October 1, 1903 –November 5, 1989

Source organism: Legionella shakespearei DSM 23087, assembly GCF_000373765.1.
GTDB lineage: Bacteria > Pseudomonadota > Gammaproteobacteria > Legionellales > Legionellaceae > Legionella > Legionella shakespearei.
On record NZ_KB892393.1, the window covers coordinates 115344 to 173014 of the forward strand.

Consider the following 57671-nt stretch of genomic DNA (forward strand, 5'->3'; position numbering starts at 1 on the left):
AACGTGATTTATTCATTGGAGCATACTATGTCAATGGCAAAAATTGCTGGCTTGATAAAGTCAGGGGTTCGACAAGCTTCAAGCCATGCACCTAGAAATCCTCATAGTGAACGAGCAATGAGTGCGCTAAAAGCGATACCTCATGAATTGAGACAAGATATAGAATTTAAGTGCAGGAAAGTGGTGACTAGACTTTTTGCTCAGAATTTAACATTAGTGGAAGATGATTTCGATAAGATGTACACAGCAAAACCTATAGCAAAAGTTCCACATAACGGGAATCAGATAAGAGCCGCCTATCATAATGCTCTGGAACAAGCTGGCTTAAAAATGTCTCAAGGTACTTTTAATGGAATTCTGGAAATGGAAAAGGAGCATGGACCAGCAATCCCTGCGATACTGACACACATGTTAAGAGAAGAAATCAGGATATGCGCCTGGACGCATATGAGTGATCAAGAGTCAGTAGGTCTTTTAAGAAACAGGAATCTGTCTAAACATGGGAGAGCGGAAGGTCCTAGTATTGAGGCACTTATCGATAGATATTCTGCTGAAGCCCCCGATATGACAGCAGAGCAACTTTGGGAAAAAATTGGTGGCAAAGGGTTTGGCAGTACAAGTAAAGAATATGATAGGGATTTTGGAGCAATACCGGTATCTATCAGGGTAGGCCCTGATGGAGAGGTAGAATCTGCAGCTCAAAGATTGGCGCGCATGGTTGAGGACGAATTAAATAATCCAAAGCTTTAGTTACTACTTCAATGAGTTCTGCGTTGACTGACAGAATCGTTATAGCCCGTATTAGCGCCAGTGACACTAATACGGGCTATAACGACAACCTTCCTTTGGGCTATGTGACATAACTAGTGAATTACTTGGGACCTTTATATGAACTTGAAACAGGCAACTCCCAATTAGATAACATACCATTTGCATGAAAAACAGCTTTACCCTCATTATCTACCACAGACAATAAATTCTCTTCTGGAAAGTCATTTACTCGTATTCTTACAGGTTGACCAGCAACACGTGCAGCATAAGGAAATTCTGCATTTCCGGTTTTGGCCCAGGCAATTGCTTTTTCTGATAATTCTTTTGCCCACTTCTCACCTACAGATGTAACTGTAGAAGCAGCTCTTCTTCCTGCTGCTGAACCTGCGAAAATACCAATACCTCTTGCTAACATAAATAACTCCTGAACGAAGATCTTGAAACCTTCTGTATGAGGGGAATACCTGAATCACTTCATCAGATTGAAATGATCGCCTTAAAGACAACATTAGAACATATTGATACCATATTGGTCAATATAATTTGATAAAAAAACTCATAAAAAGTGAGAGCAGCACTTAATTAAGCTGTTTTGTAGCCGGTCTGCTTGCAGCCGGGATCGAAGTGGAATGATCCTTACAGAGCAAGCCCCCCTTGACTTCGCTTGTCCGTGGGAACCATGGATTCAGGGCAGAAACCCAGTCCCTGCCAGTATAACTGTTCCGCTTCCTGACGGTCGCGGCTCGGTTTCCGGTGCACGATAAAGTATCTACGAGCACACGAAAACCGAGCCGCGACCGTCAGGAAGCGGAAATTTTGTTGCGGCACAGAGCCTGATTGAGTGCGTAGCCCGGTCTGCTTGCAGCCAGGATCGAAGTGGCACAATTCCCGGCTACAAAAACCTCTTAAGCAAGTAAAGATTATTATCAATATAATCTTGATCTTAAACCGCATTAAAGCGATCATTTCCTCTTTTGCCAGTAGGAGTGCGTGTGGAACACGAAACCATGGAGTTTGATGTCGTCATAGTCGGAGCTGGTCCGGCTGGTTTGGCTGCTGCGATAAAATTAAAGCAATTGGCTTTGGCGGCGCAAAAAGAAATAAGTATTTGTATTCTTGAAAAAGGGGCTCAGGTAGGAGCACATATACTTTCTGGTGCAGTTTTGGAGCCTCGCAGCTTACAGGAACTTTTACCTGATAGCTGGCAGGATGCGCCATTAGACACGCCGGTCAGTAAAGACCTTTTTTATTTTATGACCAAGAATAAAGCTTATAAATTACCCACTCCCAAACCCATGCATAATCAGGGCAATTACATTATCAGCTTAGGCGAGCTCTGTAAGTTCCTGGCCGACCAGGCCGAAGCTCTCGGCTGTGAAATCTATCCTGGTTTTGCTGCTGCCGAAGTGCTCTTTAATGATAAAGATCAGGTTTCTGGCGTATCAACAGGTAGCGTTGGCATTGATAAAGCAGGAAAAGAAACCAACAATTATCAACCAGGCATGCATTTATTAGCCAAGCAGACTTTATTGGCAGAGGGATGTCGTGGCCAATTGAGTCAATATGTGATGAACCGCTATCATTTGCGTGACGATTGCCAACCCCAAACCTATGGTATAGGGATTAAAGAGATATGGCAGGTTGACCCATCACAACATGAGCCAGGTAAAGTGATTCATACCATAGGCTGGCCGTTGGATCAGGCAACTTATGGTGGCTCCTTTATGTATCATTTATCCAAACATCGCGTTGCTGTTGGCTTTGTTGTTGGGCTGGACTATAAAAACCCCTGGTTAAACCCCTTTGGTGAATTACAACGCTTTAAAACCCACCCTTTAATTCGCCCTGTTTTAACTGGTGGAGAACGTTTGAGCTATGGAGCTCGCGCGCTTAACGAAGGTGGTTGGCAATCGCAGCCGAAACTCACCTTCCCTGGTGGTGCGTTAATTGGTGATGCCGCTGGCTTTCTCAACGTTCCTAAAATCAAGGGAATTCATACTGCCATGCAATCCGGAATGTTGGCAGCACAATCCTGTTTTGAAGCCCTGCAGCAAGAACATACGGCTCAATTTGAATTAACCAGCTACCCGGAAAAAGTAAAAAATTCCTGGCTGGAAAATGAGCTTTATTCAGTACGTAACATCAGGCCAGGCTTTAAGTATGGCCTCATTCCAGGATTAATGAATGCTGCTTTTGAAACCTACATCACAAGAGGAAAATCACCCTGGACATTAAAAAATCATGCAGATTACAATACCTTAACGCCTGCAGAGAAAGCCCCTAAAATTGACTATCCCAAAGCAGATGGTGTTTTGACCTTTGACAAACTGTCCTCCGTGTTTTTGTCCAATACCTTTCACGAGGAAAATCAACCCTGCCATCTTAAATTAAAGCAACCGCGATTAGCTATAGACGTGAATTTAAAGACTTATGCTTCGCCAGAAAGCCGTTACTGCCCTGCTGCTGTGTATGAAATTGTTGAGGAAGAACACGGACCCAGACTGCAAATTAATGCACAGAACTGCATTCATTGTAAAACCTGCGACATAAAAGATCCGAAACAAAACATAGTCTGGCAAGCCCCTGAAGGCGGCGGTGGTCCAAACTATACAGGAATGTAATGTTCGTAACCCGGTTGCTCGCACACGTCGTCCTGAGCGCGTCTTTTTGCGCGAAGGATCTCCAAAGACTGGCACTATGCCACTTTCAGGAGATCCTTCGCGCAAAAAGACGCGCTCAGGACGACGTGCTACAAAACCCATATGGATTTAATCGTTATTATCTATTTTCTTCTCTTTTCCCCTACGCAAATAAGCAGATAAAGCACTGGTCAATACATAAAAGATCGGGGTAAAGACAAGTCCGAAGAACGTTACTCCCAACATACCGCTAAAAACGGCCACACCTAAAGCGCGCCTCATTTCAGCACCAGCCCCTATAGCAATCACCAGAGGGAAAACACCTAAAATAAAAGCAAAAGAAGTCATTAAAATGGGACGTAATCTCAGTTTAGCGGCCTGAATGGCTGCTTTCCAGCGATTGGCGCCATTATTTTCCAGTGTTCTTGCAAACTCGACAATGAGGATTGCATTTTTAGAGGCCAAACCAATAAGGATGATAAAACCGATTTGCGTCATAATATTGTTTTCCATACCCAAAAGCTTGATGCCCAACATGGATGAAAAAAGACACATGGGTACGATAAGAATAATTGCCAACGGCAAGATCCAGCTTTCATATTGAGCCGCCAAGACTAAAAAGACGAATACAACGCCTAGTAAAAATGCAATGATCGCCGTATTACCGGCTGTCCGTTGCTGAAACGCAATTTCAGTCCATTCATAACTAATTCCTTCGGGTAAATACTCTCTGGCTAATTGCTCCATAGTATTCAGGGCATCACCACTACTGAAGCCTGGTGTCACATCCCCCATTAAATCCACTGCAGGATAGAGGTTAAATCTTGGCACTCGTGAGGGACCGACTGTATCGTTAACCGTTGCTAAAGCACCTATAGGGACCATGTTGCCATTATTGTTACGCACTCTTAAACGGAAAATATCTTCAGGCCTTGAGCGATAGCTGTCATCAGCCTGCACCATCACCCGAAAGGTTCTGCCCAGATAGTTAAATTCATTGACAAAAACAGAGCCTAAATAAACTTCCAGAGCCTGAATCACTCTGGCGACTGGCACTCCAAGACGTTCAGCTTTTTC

On this day, Russian-American pianist Vladimir Horowitz, one of the greatest pianists of the 20th century, was born in Kiev (Russian Empire at that time). Although that century is considered a non-romantic era, Horowitz is said to have proudly “held the flag” of romanticism. His first piano lessons were given by his mother, who was a pianist herself. At first, he wanted to be a composer, but the October Revolution, and immediately after, the loss of his family’s fortune, directed him towards piano. Soon after, in 1912, he was admitted to the Kyiv Conservatory, where he was taught by Vladimir Puchalsky, Sergei Tarnovsky and Felix Blumenfeld. He gave his first solo concert as a twenty-year-old in Kharkiv in 1920, and then he gave over twenty concerts without ever playing the same piece twice. Five years later he was already a recognized pianist. He went to Berlin the same year, then to Paris, and in 1928 he performed for the first time in America. On that occasion he played Tchaikovsky’s Concerto in B minor with the New York Philharmonic conducted by Sir Thomas Beecham, for whom it was his American debut. He performed with the conductor Arturo Toscanini for the first time in 1933, performing Concerto for Piano and Orchestra no. 5 of Ludwig van Beethoven, and later continued to collaborate with him both on concert podiums and in sound studios. Horowitz received American citizenship in 1944 and thanks to that he remains in that country and marries the daughter of the great conductor, Wanda Toscanini. His concerts were attended in large numbers by professional pianists, especially young ones, who wanted to copy his repertoire, technique and way of playing music. It could be said that even today many pianists are happy to listen to the performance of this great man, wanting to appropriate the aesthetics and way of playing. During concerts, his movements were rational, his body almost motionless, so his piano performance was described as very virtuosic, and at the same time calm. As a pianist, he was complimented for possessing “the fairest technique”, achieving great sound effects solely with his fingers, barely using a pedal. In contrast to his calmness and precision, it is surprising that he liked to change the musical text. This is evidenced by his performances with “reworked” notes of Mussorgsky’s Pictures at an Exhibition, added cadences in Liszt’s rhapsodies; he believed that Liszt would have nothing against such extraordinary additions. Of course, he was far more considerate of the works of Beethoven and Schumann. Many professionals would agree that he played Rachmaninoff, Liszt, Scriabin and Prokofiev with more sense and understanding than any pianist of his era. He had an exceptional affinity for miniatures, which is why Horowitz’s interpretations of Scarlatti’s compositions, Chopin’s mazurkas and waltzes and some of Schumann’s works stand out, which he played with grace, charm and incredible simplicity. Those who knew his work said that in the larger works of Beethoven, Schumann and Chopin, he was sometimes able to dwell so much on the details that he lost sight of the whole. According to music critics, Horowitz, although he was a somewhat introverted personality, caused great enthusiasm in concert halls. Many remember him as a modest, calm pianist, whose calm, composed playing gives the impression of ease, simplicity and playing on stage. Despite the receptions at the concerts, Horowitz became more and more insecure about his abilities as a pianist, so he withdrew from public performances several times. After his return in 1965, he rarely held solo concerts, and his first public appearance was on television, in the documentary film Vladimir Horowitz: The Last Romantic; he gave his televised concert on September 22, 1968 at Carnegie Hall.